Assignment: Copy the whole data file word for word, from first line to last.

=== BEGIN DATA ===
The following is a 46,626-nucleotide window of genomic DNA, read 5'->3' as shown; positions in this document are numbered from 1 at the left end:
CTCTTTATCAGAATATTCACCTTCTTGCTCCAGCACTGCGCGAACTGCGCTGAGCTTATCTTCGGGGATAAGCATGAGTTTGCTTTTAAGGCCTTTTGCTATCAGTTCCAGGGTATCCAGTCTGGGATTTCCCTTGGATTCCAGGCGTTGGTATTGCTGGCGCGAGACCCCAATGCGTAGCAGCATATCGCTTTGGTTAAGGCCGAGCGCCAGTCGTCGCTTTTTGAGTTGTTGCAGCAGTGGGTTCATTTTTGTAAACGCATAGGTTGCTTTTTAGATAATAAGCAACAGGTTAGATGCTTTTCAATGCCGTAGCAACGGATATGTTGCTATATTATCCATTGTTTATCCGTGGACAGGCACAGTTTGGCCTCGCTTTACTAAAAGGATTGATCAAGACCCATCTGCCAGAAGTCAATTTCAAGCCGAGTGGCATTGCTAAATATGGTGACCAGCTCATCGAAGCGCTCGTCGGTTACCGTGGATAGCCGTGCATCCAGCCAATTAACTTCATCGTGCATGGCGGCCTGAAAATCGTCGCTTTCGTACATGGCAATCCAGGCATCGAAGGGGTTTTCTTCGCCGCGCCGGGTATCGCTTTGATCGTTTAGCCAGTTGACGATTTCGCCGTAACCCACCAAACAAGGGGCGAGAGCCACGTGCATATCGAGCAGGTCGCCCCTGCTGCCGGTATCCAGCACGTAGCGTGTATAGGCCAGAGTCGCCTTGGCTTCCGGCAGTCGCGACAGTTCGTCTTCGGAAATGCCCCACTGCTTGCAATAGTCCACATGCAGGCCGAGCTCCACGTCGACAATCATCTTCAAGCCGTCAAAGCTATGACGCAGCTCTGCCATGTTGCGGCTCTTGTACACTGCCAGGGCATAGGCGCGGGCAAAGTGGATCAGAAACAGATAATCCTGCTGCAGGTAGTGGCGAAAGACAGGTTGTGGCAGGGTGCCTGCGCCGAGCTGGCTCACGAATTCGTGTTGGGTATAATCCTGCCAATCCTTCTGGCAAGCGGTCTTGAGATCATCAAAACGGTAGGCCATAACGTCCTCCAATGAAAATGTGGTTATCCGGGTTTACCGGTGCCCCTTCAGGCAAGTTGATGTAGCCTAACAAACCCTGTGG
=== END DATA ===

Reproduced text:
The following is a 46,626-nucleotide window of genomic DNA, read 5'->3' as shown; positions in this document are numbered from 1 at the left end:
CTCTTTATCAGAATATTCACCTTCTTGCTCCAGCACTGCGCGAACTGCGCTGAGCTTATCTTCGGGGATAAGCATGAGTTTGCTTTTAAGGCCTTTTGCTATCAGTTCCAGGGTATCCAGTCTGGGATTTCCCTTGGATTCCAGGCGTTGGTATTGCTGGCGCGAGACCCCAATGCGTAGCAGCATATCGCTTTGGTTAAGGCCGAGCGCCAGTCGTCGCTTTTTGAGTTGTTGCAGCAGTGGGTTCATTTTTGTAAACGCATAGGTTGCTTTTTAGATAATAAGCAACAGGTTAGATGCTTTTCAATGCCGTAGCAACGGATATGTTGCTATATTATCCATTGTTTATCCGTGGACAGGCACAGTTTGGCCTCGCTTTACTAAAAGGATTGATCAAGACCCATCTGCCAGAAGTCAATTTCAAGCCGAGTGGCATTGCTAAATATGGTGACCAGCTCATCGAAGCGCTCGTCGGTTACCGTGGATAGCCGTGCATCCAGCCAATTAACTTCATCGTGCATGGCGGCCTGAAAATCGTCGCTTTCGTACATGGCAATCCAGGCATCGAAGGGGTTTTCTTCGCCGCGCCGGGTATCGCTTTGATCGTTTAGCCAGTTGACGATTTCGCCGTAACCCACCAAACAAGGGGCGAGAGCCACGTGCATATCGAGCAGGTCGCCCCTGCTGCCGGTATCCAGCACGTAGCGTGTATAGGCCAGAGTCGCCTTGGCTTCCGGCAGTCGCGACAGTTCGTCTTCGGAAATGCCCCACTGCTTGCAATAGTCCACATGCAGGCCGAGCTCCACGTCGACAATCATCTTCAAGCCGTCAAAGCTATGACGCAGCTCTGCCATGTTGCGGCTCTTGTACACTGCCAGGGCATAGGCGCGGGCAAAGTGGATCAGAAACAGATAATCCTGCTGCAGGTAGTGGCGAAAGACAGGTTGTGGCAGGGTGCCTGCGCCGAGCTGGCTCACGAATTCGTGTTGGGTATAATCCTGCCAATCCTTCTGGCAAGCGGTCTTGAGATCATCAAAACGGTAGGCCATAACGTCCTCCAATGAAAATGTGGTTATCCGGGTTTACCGGTGCCCCTTCAGGCAAGTTGATGTAGCCTAACAAACCCTGTGG